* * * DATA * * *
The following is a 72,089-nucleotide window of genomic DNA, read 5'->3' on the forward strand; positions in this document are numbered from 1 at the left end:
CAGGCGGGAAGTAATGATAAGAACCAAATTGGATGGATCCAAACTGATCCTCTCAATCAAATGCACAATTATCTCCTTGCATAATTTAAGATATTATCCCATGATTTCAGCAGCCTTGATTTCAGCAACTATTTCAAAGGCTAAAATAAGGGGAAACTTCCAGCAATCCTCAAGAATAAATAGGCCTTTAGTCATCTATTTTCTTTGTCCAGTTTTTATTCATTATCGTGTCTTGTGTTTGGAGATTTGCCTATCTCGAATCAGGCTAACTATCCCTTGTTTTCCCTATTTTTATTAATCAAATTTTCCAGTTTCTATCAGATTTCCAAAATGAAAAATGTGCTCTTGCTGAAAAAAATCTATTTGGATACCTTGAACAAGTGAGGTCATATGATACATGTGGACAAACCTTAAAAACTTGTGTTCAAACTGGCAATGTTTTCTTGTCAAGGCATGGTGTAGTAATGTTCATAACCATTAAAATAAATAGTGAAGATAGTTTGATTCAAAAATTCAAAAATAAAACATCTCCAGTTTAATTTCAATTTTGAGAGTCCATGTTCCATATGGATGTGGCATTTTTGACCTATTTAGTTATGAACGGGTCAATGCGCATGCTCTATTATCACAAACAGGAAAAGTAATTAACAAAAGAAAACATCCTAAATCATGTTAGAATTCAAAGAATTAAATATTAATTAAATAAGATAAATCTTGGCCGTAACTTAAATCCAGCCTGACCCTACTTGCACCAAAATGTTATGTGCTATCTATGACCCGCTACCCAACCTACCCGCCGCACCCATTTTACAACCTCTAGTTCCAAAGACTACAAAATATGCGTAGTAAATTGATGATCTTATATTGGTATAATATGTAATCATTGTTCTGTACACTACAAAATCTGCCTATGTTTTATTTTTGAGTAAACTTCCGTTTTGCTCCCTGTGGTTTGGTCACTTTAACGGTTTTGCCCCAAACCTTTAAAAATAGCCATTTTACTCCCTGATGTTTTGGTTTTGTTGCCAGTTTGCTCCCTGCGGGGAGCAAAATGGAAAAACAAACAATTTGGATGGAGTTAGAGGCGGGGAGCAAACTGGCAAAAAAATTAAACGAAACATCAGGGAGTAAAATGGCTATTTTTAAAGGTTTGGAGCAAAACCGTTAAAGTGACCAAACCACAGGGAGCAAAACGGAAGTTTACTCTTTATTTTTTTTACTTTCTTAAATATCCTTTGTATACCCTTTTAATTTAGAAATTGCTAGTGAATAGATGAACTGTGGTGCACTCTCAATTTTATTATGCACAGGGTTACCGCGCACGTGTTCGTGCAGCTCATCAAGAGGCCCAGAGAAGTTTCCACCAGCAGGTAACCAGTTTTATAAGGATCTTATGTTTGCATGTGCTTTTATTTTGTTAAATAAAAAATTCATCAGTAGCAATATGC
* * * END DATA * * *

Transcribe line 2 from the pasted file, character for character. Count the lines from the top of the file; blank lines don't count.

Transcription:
CAGGCGGGAAGTAATGATAAGAACCAAATTGGATGGATCCAAACTGATCCTCTCAATCAAATGCACAATTATCTCCTTGCATAATTTAAGATATTATCCCATGATTTCAGCAGCCTTGATTTCAGCAACTATTTCAAAGGCTAAAATAAGGGGAAACTTCCAGCAATCCTCAAGAATAAATAGGCCTTTAGTCATCTATTTTCTTTGTCCAGTTTTTATTCATTATCGTGTCTTGTGTTTGGAGATTTGCCTATCTCGAATCAGGCTAACTATCCCTTGTTTTCCCTATTTTTATTAATCAAATTTTCCAGTTTCTATCAGATTTCCAAAATGAAAAATGTGCTCTTGCTGAAAAAAATCTATTTGGATACCTTGAACAAGTGAGGTCATATGATACATGTGGACAAACCTTAAAAACTTGTGTTCAAACTGGCAATGTTTTCTTGTCAAGGCATGGTGTAGTAATGTTCATAACCATTAAAATAAATAGTGAAGATAGTTTGATTCAAAAATTCAAAAATAAAACATCTCCAGTTTAATTTCAATTTTGAGAGTCCATGTTCCATATGGATGTGGCATTTTTGACCTATTTAGTTATGAACGGGTCAATGCGCATGCTCTATTATCACAAACAGGAAAAGTAATTAACAAAAGAAAACATCCTAAATCATGTTAGAATTCAAAGAATTAAATATTAATTAAATAAGATAAATCTTGGCCGTAACTTAAATCCAGCCTGACCCTACTTGCACCAAAATGTTATGTGCTATCTATGACCCGCTACCCAACCTACCCGCCGCACCCATTTTACAACCTCTAGTTCCAAAGACTACAAAATATGCGTAGTAAATTGATGATCTTATATTGGTATAATATGTAATCATTGTTCTGTACACTACAAAATCTGCCTATGTTTTATTTTTGAGTAAACTTCCGTTTTGCTCCCTGTGGTTTGGTCACTTTAACGGTTTTGCCCCAAACCTTTAAAAATAGCCATTTTACTCCCTGATGTTTTGGTTTTGTTGCCAGTTTGCTCCCTGCGGGGAGCAAAATGGAAAAACAAACAATTTGGATGGAGTTAGAGGCGGGGAGCAAACTGGCAAAAAAATTAAACGAAACATCAGGGAGTAAAATGGCTATTTTTAAAGGTTTGGAGCAAAACCGTTAAAGTGACCAAACCACAGGGAGCAAAACGGAAGTTTACTCTTTATTTTTTTTACTTTCTTAAATATCCTTTGTATACCCTTTTAATTTAGAAATTGCTAGTGAATAGATGAACTGTGGTGCACTCTCAATTTTATTATGCACAGGGTTACCGCGCACGTGTTCGTGCAGCTCATCAAGAGGCCCAGAGAAGTTTCCACCAGCAGGTAACCAGTTTTATAAGGATCTTATGTTTGCATGTGCTTTTATTTTGTTAAATAAAAAATTCATCAGTAGCAATATGC